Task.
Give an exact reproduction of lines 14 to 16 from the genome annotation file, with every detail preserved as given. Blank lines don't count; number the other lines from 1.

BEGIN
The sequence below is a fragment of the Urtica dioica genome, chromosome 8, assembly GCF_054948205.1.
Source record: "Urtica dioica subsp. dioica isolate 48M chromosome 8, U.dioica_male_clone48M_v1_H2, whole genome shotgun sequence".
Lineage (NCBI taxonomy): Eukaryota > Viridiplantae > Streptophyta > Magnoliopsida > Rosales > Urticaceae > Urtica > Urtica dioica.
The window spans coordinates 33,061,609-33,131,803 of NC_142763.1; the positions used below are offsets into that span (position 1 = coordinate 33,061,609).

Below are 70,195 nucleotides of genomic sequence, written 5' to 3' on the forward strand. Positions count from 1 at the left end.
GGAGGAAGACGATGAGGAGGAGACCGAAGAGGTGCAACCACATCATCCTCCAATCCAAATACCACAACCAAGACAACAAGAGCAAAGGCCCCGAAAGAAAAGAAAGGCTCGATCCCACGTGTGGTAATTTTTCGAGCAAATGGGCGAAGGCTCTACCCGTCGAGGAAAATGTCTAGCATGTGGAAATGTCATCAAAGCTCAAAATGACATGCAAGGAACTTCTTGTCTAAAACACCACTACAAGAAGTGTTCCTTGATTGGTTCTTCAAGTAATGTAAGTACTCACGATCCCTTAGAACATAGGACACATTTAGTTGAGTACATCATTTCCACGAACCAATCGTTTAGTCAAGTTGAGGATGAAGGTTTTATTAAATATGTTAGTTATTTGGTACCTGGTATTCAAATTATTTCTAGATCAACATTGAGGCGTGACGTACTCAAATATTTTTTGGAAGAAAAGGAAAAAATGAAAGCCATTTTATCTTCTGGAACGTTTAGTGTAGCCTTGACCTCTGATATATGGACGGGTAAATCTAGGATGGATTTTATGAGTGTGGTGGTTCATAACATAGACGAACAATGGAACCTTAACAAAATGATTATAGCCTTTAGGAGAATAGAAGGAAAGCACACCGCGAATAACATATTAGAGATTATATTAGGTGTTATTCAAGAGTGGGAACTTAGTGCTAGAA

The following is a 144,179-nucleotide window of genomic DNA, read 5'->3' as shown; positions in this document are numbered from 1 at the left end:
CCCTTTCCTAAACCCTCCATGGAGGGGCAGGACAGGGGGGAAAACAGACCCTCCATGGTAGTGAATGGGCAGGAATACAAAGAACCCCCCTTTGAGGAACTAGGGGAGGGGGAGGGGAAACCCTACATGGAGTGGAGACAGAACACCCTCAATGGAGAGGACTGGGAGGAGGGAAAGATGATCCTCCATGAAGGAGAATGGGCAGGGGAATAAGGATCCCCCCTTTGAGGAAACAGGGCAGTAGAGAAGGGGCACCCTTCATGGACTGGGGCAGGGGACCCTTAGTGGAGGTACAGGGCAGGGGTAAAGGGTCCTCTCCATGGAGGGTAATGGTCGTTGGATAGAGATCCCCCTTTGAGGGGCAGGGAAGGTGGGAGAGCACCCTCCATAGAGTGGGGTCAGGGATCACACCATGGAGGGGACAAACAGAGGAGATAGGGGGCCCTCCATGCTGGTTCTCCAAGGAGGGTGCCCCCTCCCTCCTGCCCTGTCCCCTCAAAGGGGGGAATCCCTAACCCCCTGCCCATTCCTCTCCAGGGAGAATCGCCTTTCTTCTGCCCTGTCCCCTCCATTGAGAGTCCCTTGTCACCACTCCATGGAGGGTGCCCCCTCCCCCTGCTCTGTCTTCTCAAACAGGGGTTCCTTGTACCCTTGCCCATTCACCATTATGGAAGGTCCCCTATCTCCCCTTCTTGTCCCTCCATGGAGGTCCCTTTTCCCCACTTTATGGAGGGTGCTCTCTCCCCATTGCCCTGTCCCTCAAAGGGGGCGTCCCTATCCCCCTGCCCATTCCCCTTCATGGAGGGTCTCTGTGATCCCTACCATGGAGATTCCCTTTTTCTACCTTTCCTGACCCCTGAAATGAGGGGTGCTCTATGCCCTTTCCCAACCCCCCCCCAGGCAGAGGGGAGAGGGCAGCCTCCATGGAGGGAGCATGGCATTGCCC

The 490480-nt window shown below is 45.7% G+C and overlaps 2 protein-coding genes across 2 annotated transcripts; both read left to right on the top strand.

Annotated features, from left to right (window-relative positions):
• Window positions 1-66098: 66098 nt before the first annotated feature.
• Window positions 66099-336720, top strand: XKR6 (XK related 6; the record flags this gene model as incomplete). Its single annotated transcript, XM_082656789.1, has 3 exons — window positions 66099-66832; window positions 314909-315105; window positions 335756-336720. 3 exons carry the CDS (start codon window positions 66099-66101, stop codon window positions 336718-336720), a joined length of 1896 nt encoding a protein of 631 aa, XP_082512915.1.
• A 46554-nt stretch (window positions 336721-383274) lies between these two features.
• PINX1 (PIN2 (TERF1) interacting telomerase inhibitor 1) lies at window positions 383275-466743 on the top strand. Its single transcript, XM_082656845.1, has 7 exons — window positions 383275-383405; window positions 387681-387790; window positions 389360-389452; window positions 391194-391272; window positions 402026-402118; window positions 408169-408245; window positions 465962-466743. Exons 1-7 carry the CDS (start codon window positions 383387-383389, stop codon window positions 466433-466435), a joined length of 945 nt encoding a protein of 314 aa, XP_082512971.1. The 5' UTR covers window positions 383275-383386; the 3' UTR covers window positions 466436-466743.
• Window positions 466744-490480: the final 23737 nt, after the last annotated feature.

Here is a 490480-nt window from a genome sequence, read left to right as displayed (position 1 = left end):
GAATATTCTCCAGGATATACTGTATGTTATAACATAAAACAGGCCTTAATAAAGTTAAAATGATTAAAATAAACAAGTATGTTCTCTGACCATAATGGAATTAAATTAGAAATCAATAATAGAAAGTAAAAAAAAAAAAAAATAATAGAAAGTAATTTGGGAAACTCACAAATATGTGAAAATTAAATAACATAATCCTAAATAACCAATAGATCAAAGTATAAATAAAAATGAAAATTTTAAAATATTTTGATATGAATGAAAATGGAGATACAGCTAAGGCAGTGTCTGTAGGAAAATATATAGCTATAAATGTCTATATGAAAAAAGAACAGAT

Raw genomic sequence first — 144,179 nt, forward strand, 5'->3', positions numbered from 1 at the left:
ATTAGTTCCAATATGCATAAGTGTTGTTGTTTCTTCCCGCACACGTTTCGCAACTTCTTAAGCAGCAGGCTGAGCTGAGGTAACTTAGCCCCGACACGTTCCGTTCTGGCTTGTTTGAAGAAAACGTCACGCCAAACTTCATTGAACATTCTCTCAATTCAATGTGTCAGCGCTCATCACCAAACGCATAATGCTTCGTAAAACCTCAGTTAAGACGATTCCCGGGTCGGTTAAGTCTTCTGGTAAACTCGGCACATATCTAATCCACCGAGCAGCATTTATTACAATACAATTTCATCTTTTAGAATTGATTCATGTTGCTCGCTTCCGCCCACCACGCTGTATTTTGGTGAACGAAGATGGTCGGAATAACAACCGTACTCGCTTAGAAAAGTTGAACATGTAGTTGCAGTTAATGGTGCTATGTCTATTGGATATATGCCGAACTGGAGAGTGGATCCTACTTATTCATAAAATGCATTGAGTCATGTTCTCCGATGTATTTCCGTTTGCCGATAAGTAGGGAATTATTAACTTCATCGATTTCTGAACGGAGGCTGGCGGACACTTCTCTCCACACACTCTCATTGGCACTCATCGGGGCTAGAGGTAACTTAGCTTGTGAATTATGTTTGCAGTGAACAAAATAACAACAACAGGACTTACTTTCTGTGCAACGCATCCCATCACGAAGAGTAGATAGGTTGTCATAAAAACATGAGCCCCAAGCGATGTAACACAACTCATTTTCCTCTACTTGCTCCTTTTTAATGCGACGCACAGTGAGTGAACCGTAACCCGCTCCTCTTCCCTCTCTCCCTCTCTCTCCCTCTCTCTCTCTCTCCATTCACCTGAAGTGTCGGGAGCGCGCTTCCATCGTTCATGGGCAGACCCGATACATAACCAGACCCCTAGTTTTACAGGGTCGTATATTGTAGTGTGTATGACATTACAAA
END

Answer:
• PINX1 (PIN2 (TERF1) interacting telomerase inhibitor 1) lies at window positions 383275-466743 on the top strand. Its single transcript, XM_082656845.1, has 7 exons — window positions 383275-383405; window positions 387681-387790; window positions 389360-389452; window positions 391194-391272; window positions 402026-402118; window positions 408169-408245; window positions 465962-466743. Exons 1-7 carry the CDS (start codon window positions 383387-383389, stop codon window positions 466433-466435), a joined length of 945 nt encoding a protein of 314 aa, XP_082512971.1. The 5' UTR covers window positions 383275-383386; the 3' UTR covers window positions 466436-466743.
• Window positions 466744-490480: the final 23737 nt, after the last annotated feature.

Here is a 490480-nt window from a genome sequence, read left to right as displayed (position 1 = left end):